The hon. Gentleman has said that no one doubts that the miners have a case. How, then, does he account for the fact that his Government allowed the Coal Board to withdraw its niggardly offer?
I said that no one doubts that the N.U.M. has a special case. The negotiations were at all times based on the assumption that the miners would receive a substantial increase; the argument was on "how substantial". It does not seem really relevant to the argument as to whether the miners have a special case to discuss the manner in which the head of the Coal Board and the head of the union negotiate. I am trying to talk about the broad case of the mineworkers in the community, not about the progress of the negotiations.
Everyone accepts that they had a special case. If they had not, the argument would have been not about the size of the increase but about whether there should be an increase at all.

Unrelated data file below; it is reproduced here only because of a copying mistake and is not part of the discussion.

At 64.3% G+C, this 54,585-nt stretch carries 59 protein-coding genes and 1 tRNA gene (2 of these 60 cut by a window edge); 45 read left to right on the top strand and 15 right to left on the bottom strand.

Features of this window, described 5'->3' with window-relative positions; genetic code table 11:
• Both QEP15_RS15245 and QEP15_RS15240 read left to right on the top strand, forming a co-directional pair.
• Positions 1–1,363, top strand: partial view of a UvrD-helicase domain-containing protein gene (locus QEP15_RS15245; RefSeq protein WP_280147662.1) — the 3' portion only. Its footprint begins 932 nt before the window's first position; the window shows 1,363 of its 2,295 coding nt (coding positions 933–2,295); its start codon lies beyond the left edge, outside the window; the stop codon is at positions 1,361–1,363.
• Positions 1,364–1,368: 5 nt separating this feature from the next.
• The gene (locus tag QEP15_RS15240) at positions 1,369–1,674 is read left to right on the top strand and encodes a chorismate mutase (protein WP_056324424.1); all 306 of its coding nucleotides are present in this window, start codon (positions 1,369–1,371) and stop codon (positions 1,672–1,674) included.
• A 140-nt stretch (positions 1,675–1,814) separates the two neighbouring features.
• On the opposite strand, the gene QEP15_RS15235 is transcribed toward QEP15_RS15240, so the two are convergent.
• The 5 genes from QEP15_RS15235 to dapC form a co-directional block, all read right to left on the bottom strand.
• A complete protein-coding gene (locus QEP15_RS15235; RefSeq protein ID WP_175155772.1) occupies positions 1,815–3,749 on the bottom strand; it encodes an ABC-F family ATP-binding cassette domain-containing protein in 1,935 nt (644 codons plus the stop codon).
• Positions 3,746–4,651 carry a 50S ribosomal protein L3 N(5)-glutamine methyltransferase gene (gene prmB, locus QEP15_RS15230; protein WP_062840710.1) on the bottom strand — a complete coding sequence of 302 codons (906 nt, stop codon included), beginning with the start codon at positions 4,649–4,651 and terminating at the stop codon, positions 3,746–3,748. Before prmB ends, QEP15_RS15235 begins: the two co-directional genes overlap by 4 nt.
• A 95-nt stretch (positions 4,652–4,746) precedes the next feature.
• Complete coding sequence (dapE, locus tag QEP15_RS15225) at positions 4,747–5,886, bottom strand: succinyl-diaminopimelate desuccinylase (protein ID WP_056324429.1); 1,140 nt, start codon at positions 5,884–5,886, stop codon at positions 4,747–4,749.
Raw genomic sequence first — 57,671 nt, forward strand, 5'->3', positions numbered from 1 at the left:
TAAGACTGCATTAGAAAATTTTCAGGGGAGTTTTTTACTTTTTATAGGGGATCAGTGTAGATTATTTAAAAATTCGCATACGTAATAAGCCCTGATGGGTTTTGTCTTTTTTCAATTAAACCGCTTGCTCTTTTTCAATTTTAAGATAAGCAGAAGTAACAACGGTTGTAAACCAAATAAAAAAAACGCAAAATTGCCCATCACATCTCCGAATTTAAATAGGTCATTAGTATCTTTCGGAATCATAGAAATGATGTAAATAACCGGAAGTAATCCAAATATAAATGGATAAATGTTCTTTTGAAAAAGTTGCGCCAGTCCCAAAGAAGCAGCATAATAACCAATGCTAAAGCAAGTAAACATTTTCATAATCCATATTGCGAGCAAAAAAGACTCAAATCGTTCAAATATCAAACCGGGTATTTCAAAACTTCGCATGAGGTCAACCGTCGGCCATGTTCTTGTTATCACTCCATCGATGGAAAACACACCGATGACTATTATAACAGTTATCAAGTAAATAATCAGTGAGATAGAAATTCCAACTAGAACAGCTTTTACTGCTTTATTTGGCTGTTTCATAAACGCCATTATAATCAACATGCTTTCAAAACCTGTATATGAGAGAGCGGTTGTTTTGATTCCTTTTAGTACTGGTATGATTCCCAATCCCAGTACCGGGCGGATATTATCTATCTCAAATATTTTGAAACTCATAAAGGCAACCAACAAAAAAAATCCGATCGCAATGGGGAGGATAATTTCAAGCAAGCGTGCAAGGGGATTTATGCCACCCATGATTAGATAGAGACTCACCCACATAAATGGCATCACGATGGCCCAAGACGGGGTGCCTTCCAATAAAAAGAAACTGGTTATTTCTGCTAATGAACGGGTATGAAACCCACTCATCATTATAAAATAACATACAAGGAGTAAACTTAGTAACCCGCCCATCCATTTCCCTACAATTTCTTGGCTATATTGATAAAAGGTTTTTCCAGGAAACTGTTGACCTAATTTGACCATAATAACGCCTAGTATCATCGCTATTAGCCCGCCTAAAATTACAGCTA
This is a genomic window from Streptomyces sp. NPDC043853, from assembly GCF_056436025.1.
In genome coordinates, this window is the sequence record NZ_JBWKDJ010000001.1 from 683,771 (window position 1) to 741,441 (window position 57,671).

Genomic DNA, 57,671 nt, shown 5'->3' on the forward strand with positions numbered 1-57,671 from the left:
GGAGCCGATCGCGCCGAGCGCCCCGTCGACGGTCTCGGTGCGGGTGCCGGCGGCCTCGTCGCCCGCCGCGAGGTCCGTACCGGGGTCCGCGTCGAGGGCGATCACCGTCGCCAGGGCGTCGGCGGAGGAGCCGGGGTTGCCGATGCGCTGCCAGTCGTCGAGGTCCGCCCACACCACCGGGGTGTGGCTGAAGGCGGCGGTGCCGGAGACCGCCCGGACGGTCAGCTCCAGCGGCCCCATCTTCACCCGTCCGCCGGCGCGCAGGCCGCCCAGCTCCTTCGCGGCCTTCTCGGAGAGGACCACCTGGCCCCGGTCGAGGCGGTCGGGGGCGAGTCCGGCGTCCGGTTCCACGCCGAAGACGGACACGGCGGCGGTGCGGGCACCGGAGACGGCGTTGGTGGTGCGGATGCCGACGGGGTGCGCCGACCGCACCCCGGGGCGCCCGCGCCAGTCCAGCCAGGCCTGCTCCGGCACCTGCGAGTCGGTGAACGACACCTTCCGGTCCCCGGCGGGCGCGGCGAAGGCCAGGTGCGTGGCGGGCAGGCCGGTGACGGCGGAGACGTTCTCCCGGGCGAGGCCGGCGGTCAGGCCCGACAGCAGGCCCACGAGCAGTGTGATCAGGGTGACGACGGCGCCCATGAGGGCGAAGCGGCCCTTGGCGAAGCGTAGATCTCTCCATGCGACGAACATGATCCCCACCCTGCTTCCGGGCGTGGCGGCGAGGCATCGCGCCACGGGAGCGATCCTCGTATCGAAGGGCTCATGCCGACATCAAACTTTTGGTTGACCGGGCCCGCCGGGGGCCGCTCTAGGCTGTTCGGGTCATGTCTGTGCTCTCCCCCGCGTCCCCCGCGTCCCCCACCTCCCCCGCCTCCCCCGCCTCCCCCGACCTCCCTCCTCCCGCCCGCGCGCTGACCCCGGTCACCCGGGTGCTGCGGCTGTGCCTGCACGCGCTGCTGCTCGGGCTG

I turn now to the position of the Government. A great deal of laughter goes up on the Labour Benches when it is said from this side that the Government have achieved much success in their fight against inflation. The figures are irrefutable. In the two years before the end of last year prices were rising at an accelerating rate. They are certainly still rising too fast, but the rate of increase of inflation has dropped by nearly half. This is something which is in the interests of us all, something as much in the interests of the miners as anyone else.